Nancy Webman: Social Security trustees last year projected the funds would run a surplus, which is tax revenue plus interest minus benefit payments, through 2023, but focusing only on tax revenue, the surplus was expected through 2016. Now it appears it will end, at least temporarily, this year. What concerns do you have about this?
Mark Warshawsky: The concern I have about this is, this is something we should have known about last year — because the Congressional Budget Office last year was already indicating that there would be deficits in 2009 as well as 2010 — and the Social Security trustees are only now acknowledging. The reason is they used a very optimistic short run economic assumption. They used the administration's economic projections for that, which were extremely optimistic in terms of unemployment not being any higher than 8%, and a quick recovery, a robust recovery, and even at the time, I think it was well acknowledged that that was overly optimistic.
David John: I expect that this is going to continue to be the case probably through 2011-2012 or something in that nature, and then we'll go back maybe into bare break-even, maybe a slight surplus, and then in 2016, if you use just the tax cash-flow numbers, it will go into perpetual deficit. What this shows me, first off, is the depth of the current recession. I don't think there's anything unsurprising about a recession of this depth's effects on Social Security.
Virginia Reno: First of all, in terms of being concerned about this temporary near-term cash flow deficit, it seems to me that's a sign that the Social Security system is working. In a recession, contributions from wages go down because wages are lower. People retire earlier than they had planned, so there are more benefit claims than might have been anticipated. So the fact that it is working like a counter-cyclical insurance program during a deep recession seems to me neither a surprise nor a bad thing. It's a good thing.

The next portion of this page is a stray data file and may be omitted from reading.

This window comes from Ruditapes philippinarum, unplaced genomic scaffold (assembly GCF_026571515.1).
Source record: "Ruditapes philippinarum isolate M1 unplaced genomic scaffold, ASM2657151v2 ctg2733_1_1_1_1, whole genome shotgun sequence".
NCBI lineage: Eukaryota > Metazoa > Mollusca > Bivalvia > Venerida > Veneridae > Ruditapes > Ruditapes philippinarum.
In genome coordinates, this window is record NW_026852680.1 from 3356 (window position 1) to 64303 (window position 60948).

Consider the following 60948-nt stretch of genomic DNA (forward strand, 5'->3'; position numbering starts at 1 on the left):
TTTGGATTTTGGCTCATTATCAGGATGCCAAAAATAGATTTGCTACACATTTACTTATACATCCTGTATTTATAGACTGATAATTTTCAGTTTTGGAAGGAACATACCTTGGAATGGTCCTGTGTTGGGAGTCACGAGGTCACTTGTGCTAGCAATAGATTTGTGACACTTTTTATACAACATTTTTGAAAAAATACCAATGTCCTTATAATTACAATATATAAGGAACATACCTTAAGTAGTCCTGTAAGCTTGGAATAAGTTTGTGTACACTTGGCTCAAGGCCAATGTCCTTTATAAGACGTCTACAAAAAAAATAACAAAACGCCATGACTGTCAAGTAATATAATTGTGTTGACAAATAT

Michael Tanner: I don't think there's anything to be overly concerned about in the short term. If you go back pre-'83, small deficits appear at various times. It happened and it was not a major issue, and I don't think it's a major issue right now in the short term. But I think it does sort of expose the silliness of the whole idea of trust fund accounting. What matters is cash in, cash out. You can't really save against the future government. It's structurally incapable of doing any sort of actual saving, and what you have now is a short-term small situation that's covered over by general revenue, and you're going to end up with a situation in 2016 in which you're going to be getting progressively larger shortfalls that are not going to be easily made up from growth in general revenue.
The amount of general revenues they're going to have to consume is going to be a significant burden on the rest of the budget now, but it sort of exposes the way we've been hiding the future.